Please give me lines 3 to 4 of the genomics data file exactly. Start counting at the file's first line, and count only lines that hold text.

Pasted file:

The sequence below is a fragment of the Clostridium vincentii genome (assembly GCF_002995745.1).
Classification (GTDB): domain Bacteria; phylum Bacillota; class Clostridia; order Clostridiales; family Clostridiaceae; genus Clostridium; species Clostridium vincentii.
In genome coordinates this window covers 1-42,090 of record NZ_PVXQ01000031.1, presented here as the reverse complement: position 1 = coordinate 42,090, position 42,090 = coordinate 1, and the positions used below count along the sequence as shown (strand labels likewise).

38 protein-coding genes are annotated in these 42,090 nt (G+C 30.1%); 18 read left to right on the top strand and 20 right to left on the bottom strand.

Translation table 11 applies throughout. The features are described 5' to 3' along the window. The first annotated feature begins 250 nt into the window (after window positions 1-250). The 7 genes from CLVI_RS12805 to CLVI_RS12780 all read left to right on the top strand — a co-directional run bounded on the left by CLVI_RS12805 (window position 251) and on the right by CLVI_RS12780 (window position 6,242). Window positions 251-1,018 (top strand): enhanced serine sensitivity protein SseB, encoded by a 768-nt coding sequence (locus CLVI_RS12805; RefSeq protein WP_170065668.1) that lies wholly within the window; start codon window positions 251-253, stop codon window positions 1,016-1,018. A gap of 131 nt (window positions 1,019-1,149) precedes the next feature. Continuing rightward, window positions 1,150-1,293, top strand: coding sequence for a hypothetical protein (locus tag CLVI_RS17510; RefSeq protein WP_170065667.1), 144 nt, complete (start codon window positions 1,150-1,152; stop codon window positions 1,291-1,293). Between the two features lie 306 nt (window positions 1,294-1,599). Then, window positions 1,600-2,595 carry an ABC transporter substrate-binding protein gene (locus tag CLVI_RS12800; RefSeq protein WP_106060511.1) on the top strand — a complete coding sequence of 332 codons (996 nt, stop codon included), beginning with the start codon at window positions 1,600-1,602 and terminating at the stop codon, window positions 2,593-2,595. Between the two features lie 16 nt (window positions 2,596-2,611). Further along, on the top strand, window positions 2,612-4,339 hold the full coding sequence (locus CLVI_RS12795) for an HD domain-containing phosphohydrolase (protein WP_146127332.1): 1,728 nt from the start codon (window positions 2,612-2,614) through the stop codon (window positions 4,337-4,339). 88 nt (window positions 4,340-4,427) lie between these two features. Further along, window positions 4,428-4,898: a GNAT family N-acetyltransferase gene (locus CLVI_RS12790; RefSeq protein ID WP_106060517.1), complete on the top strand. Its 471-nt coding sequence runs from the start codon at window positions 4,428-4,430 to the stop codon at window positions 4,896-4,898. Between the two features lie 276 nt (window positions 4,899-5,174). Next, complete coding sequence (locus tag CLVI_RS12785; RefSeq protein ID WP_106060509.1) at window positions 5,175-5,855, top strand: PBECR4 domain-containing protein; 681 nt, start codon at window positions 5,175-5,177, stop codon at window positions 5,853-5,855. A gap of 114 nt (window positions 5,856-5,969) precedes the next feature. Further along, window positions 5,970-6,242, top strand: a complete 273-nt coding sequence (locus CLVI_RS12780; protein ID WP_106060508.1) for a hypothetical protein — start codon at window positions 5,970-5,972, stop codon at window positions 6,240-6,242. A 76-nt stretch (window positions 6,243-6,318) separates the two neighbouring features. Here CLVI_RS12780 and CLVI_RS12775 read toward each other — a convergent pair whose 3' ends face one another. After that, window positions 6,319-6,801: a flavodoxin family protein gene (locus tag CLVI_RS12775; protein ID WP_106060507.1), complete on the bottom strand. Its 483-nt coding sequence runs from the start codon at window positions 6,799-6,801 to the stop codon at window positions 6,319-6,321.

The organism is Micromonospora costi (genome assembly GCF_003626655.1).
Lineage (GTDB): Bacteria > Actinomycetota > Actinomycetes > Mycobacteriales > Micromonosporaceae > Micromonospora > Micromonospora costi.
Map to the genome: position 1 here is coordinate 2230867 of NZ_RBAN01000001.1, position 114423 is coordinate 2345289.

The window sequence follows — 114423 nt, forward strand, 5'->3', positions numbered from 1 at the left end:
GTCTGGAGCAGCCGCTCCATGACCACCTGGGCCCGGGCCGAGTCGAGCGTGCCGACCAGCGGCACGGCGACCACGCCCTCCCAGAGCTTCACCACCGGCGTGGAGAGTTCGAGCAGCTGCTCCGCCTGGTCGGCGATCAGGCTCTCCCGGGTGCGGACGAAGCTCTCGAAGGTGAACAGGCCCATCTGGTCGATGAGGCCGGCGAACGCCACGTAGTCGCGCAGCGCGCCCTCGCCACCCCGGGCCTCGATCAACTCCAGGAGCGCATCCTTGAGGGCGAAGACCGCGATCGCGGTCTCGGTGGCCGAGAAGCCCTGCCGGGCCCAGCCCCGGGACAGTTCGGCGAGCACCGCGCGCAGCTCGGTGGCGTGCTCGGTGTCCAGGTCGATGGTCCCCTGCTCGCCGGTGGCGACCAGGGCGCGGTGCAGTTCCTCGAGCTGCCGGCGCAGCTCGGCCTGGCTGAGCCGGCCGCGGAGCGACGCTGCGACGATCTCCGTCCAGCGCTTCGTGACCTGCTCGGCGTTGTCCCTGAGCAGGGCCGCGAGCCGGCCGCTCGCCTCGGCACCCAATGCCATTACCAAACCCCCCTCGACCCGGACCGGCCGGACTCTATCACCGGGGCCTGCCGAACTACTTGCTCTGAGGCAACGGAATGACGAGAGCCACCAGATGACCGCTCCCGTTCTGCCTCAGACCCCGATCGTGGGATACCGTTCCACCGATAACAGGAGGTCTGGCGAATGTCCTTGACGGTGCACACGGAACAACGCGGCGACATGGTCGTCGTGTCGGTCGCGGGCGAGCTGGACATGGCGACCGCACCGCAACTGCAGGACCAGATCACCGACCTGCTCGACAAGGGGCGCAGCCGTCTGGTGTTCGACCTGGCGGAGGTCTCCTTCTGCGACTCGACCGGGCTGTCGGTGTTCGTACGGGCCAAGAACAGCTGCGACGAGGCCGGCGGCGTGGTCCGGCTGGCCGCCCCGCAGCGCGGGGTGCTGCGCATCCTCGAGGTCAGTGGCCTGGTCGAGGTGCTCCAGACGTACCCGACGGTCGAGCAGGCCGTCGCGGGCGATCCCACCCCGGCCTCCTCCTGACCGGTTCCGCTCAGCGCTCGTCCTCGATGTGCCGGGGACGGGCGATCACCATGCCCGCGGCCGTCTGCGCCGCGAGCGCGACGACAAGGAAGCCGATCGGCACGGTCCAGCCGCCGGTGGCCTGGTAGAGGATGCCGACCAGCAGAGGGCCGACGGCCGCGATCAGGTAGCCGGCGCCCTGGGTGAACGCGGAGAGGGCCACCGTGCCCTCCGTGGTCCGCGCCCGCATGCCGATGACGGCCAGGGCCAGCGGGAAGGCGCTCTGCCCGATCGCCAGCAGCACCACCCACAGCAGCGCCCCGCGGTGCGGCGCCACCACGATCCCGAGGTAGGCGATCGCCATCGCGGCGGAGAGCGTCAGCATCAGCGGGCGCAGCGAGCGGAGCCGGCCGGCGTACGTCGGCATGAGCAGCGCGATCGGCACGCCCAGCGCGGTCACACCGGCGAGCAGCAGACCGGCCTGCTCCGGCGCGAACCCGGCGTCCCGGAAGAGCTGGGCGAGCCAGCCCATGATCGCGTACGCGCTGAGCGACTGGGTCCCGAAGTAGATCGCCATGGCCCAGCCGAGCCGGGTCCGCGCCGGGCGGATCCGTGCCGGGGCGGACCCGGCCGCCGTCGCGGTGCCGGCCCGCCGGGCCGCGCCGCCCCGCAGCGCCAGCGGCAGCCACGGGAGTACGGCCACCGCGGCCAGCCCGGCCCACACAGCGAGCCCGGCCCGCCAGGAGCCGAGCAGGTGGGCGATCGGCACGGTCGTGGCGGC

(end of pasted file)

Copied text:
In genome coordinates this window covers 1-42,090 of record NZ_PVXQ01000031.1, presented here as the reverse complement: position 1 = coordinate 42,090, position 42,090 = coordinate 1, and the positions used below count along the sequence as shown (strand labels likewise).

38 protein-coding genes are annotated in these 42,090 nt (G+C 30.1%); 18 read left to right on the top strand and 20 right to left on the bottom strand.